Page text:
Positive, supportive experiences with parents and other adults are important to children’s brain development. These foundational interactions build brain architecture and help ensure that children will have strong and resilient brains.
Vroom Tips give parents effective, easy ways to promote learning and bond with their child. It’s ideal to brain build from birth, but it’s never too late to start.
During the earliest years of life, back and forth interactions between a child and caregivers create millions of neural connections in the child’s rapidly growing brain. Keeping the realities of busy parents in mind, we designed the Vroom Brain Building Basics—Look, Follow, Chat, Take Turns, and Stretch—to turn interactions that happen during shared time into brain building moments.
These Basics (and our related Vroom Tips) encourage parents to build their child’s brain by making eye contact, chatting from birth on, stretching out moments with follow-up comments or questions, and more. Vroom makes it easy for parents to create connections that help their children thrive now and in the future.
Life skills that promote strong executive functions—skills that might sound complicated to learn and promote—can actually develop naturally through positive childhood experiences. Life skills are critical during children’s earliest years as well as in the future. They include focus, self control, problem-solving, and taking on challenges. Vroom tips help parents build their child’s skills in these important areas.
To develop Vroom, we worked with other leaders in neuroscience, psychology, behavioral economics, parenting and early childhood development. Their work together informs Vroom Tips—and everything else we do.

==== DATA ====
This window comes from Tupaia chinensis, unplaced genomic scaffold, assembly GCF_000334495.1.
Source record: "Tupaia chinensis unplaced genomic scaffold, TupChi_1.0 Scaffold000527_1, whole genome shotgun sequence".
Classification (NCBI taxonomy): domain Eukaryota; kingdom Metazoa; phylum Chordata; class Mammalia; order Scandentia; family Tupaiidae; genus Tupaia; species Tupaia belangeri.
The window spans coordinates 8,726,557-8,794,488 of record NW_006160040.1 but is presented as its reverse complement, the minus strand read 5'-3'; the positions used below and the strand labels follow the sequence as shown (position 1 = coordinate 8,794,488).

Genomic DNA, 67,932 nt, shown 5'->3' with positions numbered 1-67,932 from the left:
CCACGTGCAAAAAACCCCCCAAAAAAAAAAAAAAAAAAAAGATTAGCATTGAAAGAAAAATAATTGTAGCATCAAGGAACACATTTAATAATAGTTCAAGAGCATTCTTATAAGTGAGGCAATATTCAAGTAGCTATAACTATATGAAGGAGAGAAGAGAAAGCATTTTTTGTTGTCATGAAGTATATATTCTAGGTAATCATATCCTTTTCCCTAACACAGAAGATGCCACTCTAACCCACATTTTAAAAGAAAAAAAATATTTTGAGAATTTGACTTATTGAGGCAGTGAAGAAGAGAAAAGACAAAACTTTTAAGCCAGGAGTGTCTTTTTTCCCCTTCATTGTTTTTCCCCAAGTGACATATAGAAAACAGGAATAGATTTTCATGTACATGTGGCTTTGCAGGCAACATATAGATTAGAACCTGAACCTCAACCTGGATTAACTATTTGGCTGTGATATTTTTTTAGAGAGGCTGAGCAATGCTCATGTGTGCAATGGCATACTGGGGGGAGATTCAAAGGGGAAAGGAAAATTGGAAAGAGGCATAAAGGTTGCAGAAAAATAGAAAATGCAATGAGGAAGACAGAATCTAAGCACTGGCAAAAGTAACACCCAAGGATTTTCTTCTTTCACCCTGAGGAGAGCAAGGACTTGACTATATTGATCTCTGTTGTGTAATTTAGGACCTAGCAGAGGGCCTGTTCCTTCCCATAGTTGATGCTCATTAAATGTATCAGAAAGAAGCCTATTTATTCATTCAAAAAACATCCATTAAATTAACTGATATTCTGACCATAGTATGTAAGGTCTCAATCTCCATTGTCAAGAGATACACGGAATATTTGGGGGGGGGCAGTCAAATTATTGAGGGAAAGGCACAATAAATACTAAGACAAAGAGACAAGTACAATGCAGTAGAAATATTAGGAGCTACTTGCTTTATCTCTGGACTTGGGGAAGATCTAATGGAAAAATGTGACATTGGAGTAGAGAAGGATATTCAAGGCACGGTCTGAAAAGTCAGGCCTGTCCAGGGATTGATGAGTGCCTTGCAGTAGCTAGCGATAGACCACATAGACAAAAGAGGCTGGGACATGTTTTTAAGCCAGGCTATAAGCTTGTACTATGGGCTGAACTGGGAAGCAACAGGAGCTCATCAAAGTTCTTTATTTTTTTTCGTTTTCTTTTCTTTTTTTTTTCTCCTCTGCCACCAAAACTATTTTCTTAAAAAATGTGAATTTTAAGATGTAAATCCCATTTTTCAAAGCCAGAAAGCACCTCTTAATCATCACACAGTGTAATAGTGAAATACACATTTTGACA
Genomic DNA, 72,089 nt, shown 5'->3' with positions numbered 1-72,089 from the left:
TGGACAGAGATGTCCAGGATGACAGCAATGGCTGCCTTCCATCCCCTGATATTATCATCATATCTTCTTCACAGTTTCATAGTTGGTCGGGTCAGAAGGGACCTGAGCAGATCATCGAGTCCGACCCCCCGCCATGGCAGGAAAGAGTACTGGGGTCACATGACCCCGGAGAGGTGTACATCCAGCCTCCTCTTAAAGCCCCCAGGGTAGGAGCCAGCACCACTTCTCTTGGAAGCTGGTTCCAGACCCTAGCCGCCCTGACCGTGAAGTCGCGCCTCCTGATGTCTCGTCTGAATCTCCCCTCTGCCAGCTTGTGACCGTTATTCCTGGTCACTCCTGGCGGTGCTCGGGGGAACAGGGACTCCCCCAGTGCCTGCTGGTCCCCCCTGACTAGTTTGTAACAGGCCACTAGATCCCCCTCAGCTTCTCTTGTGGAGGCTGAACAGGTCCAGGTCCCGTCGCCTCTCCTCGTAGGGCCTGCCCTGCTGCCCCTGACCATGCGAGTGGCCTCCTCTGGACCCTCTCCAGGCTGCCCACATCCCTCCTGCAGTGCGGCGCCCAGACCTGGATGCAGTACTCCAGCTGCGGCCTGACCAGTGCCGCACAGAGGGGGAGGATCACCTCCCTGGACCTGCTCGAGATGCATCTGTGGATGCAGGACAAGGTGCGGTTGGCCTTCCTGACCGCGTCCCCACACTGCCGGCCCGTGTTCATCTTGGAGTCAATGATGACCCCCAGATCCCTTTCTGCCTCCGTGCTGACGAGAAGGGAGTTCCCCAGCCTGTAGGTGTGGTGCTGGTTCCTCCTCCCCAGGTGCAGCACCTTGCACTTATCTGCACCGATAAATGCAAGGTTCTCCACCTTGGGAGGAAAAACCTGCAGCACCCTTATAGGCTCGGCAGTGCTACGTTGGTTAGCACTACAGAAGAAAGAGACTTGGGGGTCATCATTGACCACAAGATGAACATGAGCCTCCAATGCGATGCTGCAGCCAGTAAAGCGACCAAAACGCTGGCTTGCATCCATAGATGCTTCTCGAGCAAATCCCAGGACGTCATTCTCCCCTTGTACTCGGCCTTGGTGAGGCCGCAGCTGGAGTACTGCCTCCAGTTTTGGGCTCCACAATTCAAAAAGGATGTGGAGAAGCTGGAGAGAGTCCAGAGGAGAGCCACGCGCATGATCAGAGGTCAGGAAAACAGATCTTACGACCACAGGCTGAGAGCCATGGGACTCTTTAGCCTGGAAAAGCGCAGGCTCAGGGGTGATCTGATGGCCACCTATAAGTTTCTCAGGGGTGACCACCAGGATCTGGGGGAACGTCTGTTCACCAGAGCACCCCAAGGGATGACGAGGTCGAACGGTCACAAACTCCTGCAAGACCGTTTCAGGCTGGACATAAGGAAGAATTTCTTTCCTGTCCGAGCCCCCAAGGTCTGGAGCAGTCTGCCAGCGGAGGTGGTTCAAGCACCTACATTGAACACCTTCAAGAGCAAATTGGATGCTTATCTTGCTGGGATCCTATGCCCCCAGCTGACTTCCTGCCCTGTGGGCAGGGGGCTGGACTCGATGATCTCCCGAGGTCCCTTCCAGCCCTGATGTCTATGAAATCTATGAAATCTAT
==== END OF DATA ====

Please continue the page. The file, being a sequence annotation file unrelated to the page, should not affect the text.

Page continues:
Diamond, Adele. “Why Improving and Assessing Executive Functions Early in Life Is Critical.” Executive Function in Preschool-Age Children: Integrating Measurement, Neurodevelopment, and Translational Research., pp. 11–43.
Blair, Clancy, et al. “Two Approaches to Estimating the Effect of Parenting on the Development of Executive Function in Early Childhood.” Developmental Psychology, vol. 50, no. 2, 2014, pp. 554–565.
Allan, Nicholas P., et al. “Relations between Inhibitory Control and the Development of Academic Skills in Preschool and Kindergarten: A Meta-Analysis.” Developmental Psychology, vol. 50, no. 10, 2014, pp. 2368–2379.
Best, John R., et al. “Relations between Executive Function and Academic Achievement from Ages 5 to 17 in a Large, Representative National Sample.” Learning and Individual Differences, vol. 21, no. 4, 2011, pp. 327–336.
Groh, Ashley M., et al. “Attachment in the Early Life Course: Meta-Analytic Evidence for Its Role in Socioemotional Development.” Child Development Perspectives, vol. 11, no. 1, 2016, pp. 70–76.
Brotman, Laurie Miller, et al. “Effects of ParentCorps in Prekindergarten on Child Mental Health and Academic Performance.” JAMA Pediatrics, vol. 170, no. 12, Jan. 2016, p. 1149.
Bindman, Samantha W., et al. “Do Children's Executive Functions Account for Associations between Early Autonomy-Supportive Parenting and Achievement through High School?” Journal of Educational Psychology, vol. 107, no. 3, 2015, pp. 756–770.
Weisleder, Adriana, and Anne Fernald. “Talking to Children Matters.” Psychological Science, vol. 24, no. 11, Oct. 2013, pp. 2143–2152.
Brooks, Rechele, and Andrew N. Meltzoff. “Connecting the Dots from Infancy to Childhood: A Longitudinal Study Connecting Gaze Following, Language, and Explicit Theory of Mind.” Journal of Experimental Child Psychology, vol. 130, 2015, pp. 67–78.
Ramãrez-Esparza, Nairán, et al. “Look Who's Talking NOW! Parentese Speech, Social Context, and Language Development Across Time.” Frontiers in Psychology, vol. 8, 2017
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